How Much are our Heroes Worth?

How does an employer determine how much they will pay for people to do certain jobs? Some occupations, for instance, carry more risk and intensity while others require more work experience and education. A number of jobs fall into three broad categories that provide important services to society: protect the public, save lives, and encounter danger or adventure. Here are some occupations that fall under these categories:

Protect the Public

  • Correctional officers: responsible for accused or convicted criminals.

  • Criminal investigators: visit crime scenes and carry out arrests.

  • Firefighters: first responders during medical emergencies and fires.

  • Police: protect communities and respond to criminal activity.

  • Security guards: monitor and prevent theft and illegal activity.

Save Lives

  • Ambulance drivers and attendants: operate vehicles that transport patients.

  • Critical care nurses: responsible for patients in intensive care.

  • 9-1-1 operators: notify first responders.

  • EMTs and paramedics: treat sick or injured people at the crisis scene.

  • Physicians and Surgeons: perform advanced treatment for patients.

Encounter Danger or Adventure

  • Explosives workers: work with volatile substances.

  • Fishing workers: work in all weather conditions.

  • Hazmat removal workers: rush to scene of accidents and disasters.

  • Extreme sports instructors: teach sports such as rock climbing or skydiving.

  • Occupational Trainers: Teach or instruct courses other than those that normally lead to an occupational objective or degree.

Is the Money Worth It?

According to the U.S. Bureau of Labor Statistics 2014 data for employment, approximately 6.9 million people were employed under one of the three categories mentioned above. Below is a breakout of the number of employees and the median wages for each respective job:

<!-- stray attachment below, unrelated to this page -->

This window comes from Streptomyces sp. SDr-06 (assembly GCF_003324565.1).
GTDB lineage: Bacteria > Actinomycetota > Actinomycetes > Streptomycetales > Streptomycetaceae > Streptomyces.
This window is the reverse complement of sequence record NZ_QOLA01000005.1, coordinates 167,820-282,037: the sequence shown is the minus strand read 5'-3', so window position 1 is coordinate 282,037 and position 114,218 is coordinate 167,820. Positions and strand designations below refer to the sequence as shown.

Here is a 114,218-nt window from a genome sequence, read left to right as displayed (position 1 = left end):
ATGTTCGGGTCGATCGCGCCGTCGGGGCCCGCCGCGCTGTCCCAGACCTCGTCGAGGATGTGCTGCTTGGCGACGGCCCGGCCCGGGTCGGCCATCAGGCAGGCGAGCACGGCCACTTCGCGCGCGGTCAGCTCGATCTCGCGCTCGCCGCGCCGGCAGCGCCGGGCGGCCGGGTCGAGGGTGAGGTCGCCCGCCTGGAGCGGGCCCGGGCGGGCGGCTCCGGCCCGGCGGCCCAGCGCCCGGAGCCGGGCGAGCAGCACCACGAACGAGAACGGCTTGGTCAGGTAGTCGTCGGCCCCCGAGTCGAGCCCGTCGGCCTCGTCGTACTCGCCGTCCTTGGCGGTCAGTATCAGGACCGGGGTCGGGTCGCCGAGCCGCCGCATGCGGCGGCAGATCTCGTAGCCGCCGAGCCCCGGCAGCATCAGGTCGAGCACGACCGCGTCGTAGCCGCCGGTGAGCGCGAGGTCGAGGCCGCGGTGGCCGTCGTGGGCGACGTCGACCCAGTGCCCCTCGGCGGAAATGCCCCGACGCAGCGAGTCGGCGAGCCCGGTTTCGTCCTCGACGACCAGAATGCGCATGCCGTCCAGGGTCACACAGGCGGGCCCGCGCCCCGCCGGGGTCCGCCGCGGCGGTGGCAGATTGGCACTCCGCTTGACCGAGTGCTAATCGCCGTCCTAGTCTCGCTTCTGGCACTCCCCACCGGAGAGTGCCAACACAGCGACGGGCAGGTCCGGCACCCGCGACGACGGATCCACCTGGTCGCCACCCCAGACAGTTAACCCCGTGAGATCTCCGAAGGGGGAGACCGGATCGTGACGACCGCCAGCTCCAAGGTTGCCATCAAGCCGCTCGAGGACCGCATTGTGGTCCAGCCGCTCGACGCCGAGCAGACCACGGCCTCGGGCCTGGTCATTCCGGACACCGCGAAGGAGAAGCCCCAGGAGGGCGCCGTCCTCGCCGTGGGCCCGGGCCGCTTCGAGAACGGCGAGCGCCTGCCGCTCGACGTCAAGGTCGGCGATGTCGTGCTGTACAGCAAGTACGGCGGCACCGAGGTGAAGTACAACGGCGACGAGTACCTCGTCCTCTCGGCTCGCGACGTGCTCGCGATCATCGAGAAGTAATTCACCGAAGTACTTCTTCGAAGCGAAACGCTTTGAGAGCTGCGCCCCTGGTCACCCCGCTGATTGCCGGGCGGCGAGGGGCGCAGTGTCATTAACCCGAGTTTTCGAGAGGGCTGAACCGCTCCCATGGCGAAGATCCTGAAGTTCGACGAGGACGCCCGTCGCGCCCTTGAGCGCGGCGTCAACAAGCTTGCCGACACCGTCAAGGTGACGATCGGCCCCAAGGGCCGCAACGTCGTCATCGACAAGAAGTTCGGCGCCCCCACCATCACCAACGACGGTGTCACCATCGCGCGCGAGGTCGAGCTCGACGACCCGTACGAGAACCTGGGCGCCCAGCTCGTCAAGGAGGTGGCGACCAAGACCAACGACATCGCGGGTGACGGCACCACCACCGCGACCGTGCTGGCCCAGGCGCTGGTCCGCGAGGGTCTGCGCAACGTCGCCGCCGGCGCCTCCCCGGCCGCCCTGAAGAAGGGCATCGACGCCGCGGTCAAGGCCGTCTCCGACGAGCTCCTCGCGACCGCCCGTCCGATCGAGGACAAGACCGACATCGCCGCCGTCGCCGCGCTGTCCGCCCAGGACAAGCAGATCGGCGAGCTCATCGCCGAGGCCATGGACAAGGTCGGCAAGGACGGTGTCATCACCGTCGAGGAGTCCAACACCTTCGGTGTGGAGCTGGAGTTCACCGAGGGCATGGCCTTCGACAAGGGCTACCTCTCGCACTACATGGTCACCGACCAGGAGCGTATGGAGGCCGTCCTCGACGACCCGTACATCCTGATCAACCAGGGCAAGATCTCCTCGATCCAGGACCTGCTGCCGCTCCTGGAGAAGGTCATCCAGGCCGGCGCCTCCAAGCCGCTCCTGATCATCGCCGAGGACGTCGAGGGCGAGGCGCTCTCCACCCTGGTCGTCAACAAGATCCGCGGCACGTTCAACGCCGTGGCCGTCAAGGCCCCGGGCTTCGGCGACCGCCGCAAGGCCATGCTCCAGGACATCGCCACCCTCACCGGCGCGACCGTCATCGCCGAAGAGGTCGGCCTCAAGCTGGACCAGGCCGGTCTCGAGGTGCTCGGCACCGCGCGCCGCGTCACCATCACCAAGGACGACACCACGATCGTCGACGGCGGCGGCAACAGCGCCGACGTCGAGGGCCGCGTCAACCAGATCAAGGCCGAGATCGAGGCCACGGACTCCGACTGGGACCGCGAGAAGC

Protect the Public: 2.7 million Employed | $49,368 Median Wage.

  • Correctional officers: $39,780.

  • Criminal investigators: $79,870.

  • Firefighters: $45,970.

  • Police: $56,810.

  • Security guards: $24,410.

Save Lives: 3.8 million Employed | $69,406 Median Wage.

  • Ambulance drivers and attendants: $24,080.

  • Registered Nurses: $66,640.

  • 9-1-1 operators: $37,410.

  • EMTs and paramedics: $31,700.

  • Physicians and Surgeons: $187,200.

Encounter Danger or Adventure: 0.4 million Employed | $39,803 Median Wage.*

  • Explosives workers: $52,140.

  • Fishing workers: $32,530.

  • Hazmat removal workers: $38,520.

  • Extreme sports instructors: $36,020.

  • Navy Seals: $22,992.**

  • Occupational trainers: $36,020.

It is important to note that pay is often determined by a number of time and monetary requirements, including the typical education needed for entry, work experience needed in a related occupation, and typical on-the-job training needed to attain competency. Of these jobs, physicians and surgeons make the most, with a median wage of $187,200 or more while ambulance drivers make the least. Although physicians make over 7x more than ambulance drivers, they must have a professional degree and work as an intern and resident for several years. On the other hand, ambulance drivers require only a high school diploma and moderate-term on-the-job training. Each job provides an important service to society but with vastly different pay. In general, people are paid more for jobs that require more education and/or are very risky, but even with this group of “heroes”, not all pay is the same. How can an employer quantify an individual’s contribution to society and the risks involved with their work? Is the extra risk and intensity worth the additional money?

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